Gleeson-White (Australian Classics: 50 Great Writers and Their Celebration Works, 2007, etc.) finds the origins of double-entry bookkeeping in Renaissance mathematics and art.
The author covers a broad historical sweep, from ancient Mesopotamia and Hammurabi’s Code to the accounting disasters and financial collapses represented by Enron and the Royal Bank of Scotland, whose books were nowhere near adequate representations of the company's position. But Gleeson-White centers the narrative on the convergence of the modern history of mathematics, great art and artists and business organization. She focuses on a relation of influence between Fibonacci, discoverer of the eponymous series, and Luca Pacioli, geometer, mathematical researcher and collaborator of Leonardo da Vinci. Pacioli was the author of a treatise on double-entry bookkeeping, which was published in his Summa on mathematics in 1494. His system discussed the proper use of three related volumes of records wherein initial entries, journaling and ledger entries were formulated. Profit and loss were calculable in detail by account. Gleeson-White names this Venetian accounting, distinguishing herself from others who attribute the system to Florentines. She presents Pacioli's system as the basis for manufacturers' efforts to reconcile the double-entry system, which was based on trade, with industrial manufacturing and the production of new wealth rather than the exchange of existing products. The author maintains that the origins of capitalism are tightly intertwined with the development of double-entry bookkeeping, and that joint-stock companies and dividend payments are spinoffs.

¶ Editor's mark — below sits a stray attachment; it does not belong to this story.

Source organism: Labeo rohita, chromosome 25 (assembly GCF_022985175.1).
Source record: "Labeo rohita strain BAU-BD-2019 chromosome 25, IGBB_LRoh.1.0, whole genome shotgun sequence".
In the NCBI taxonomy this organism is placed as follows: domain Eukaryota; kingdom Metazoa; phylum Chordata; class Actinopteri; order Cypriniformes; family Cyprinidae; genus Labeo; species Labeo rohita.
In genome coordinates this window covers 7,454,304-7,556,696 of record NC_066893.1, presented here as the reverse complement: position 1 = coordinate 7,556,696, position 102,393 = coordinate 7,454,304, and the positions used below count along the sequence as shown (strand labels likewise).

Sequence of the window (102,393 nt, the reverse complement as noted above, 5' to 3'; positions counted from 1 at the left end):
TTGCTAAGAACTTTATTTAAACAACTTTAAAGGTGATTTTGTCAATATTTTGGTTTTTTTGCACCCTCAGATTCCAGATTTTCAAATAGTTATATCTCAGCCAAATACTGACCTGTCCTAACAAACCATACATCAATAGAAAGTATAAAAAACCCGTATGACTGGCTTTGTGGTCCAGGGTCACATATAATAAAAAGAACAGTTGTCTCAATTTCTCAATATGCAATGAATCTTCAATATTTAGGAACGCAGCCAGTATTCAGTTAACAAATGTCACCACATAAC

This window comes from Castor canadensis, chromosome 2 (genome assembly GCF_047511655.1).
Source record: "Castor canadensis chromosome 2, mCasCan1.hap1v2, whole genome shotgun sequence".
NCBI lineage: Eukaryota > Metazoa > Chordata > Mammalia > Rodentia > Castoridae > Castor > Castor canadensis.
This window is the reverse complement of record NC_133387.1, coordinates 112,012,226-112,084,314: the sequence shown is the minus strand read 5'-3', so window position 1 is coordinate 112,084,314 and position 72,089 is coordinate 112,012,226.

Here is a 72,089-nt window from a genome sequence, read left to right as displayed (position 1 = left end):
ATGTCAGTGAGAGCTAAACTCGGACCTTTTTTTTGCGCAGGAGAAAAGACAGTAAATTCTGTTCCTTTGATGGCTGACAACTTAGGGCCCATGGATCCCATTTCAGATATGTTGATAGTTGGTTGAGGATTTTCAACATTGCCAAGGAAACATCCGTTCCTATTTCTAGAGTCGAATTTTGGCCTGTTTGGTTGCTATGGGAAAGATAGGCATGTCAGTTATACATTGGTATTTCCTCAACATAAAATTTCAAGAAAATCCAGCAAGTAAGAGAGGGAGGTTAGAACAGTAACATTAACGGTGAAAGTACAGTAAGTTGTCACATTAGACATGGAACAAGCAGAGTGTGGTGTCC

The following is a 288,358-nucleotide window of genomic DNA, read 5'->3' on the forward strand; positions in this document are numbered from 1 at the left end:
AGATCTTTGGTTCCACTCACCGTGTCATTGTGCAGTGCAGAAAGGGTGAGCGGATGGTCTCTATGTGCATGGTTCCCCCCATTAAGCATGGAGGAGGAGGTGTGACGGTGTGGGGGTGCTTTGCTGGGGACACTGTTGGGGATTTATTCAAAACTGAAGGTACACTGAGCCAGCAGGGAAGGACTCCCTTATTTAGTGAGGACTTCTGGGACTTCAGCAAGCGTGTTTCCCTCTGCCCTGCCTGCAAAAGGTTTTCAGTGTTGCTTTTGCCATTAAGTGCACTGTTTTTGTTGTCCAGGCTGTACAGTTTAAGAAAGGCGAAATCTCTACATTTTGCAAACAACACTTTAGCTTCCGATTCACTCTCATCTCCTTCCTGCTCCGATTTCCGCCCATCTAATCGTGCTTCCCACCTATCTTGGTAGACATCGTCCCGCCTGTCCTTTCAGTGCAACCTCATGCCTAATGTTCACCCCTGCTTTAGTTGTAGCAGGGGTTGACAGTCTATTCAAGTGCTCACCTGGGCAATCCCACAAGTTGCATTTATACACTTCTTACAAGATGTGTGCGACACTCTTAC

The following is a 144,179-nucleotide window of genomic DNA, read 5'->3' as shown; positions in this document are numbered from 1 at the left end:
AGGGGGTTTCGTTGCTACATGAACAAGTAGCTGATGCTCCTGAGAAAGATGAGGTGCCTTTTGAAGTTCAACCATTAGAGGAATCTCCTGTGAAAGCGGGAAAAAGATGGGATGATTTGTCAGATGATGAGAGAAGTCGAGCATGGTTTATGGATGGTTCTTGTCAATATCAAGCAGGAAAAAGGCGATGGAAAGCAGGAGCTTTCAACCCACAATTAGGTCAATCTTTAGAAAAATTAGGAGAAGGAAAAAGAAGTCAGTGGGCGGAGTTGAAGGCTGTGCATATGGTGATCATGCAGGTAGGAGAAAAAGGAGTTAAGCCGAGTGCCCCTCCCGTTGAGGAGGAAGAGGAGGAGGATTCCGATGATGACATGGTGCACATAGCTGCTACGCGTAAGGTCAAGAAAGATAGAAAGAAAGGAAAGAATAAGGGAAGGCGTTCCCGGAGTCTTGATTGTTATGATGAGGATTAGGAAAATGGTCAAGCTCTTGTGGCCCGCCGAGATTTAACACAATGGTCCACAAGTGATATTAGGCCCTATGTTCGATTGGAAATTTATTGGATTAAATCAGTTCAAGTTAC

A stimulating approach that presents a compelling outline for further detailed review.